She had big trouble with her husband.
She constantly spoke to him in a rude, denigrating way, and he was ready to leave because of it.
Another client of marriage and family therapist Jane Greer was so enraged by her teenage stepson that she laid it out for her husband _ either the kid left, or she would.
In unraveling such problems _ Why did she keep talking that way? What was the source of such rage? _ the typical response would be to look at the women's childhood experiences with their parents.
But to Greer, who practices in New Jersey, it isn't that simple. Those women have siblings.
"We all know you're supposed to look at your relationship with your parents to see why you're having a problem with your husband or your wife. But nobody tells you to look at how you get along or don't get along with your sisters or brothers _ and that could be having a direct impact on how you're getting along with your spouse," says Greer, who is author of Adult Sibling Rivalry (Crown, $20).
Greer says the first woman realized she learned her unfortunate style of speaking from her brothers.
The other woman's rage stemmed from unresolved conflicts with her sisters _ her stepson evoked competitive feelings (in this case for her husband's attention), as did her sisters long ago. And one sister, who had been deceitful, had caused her no end of family trouble. She saw the same deplorable trait in the stepson.
The person who receives this kind of displacement is what Greer terms "the invisible sibling" _ someone who "evokes old feelings of sibling-hood," positive or negative.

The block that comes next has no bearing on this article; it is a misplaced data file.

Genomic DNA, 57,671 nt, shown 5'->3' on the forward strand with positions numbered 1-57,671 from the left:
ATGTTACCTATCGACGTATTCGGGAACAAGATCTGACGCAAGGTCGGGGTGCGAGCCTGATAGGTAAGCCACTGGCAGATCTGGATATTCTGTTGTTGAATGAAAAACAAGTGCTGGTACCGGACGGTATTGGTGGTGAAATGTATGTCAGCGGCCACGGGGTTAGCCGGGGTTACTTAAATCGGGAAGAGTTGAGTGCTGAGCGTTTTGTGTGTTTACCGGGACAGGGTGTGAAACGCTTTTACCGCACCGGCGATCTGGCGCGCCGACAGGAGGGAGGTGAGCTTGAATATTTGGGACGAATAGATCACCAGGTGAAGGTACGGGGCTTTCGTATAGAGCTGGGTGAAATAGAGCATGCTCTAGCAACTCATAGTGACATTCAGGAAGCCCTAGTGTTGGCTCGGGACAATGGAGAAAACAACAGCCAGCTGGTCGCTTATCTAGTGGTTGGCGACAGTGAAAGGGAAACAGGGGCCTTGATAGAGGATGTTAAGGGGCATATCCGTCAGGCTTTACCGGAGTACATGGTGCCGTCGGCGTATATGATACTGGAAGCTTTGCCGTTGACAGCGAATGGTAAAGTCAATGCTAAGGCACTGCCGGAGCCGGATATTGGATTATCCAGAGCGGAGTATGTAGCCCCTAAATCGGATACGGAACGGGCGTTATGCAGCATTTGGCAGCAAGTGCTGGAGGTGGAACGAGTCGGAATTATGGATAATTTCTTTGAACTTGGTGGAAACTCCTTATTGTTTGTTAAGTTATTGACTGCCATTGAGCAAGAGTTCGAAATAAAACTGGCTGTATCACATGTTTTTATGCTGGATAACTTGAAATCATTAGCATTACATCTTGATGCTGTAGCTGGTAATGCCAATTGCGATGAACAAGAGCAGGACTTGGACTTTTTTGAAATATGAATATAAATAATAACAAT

Problems in a relationship may well be legitimate, Greer writes, but "the presence of the invisible sibling is intensifying them. You're less likely to get a handle on them if you can't separate out your unresolved sibling issues."
The influence of siblings goes way beyond marriage, says Greer, who developed an interest in the topic as a result of her dissertation on the effects on marriage of being a twin. Experiences with siblings also shape self-esteem and relationships with bosses and friends, she says.
"The reason our siblings are so important is that they are second only to our parents. They have a direct impact on our sense of identity and self-esteem," Greer says. And in many families, because of divorce, separation, illness or other factors, "you wind up with siblings moving into pseudo-parent roles. So an older brother can take on profound significance as a father figure for a younger sibling growing up."
Problems of siblings _ from minor to severe _ are pervasive in adulthood, she says. "Inevitably you are going to have to work through and come to terms with your feelings about your sisters and brothers, particularly the way you feel about yourself in relation to them."
A relatively minor problem may be a woman who expects her sister to be available for her frequent calls for help. Often there's disparity between siblings' expectations, and anger and guilt result, Greer says. At the extreme, people find themselves unduly wrapped up in the problems of a sibling who's disabled, troubled, or has alcohol or drug problems.
Often problems between siblings aren't played out until there is a triggering event _ family holiday gatherings, a marriage, birth or a parent's illness or death, she says. "We're supposed to go through (such events) and get along with our sisters and brothers. It doesn't just happen," she says, and if ignored, the problems only get worse.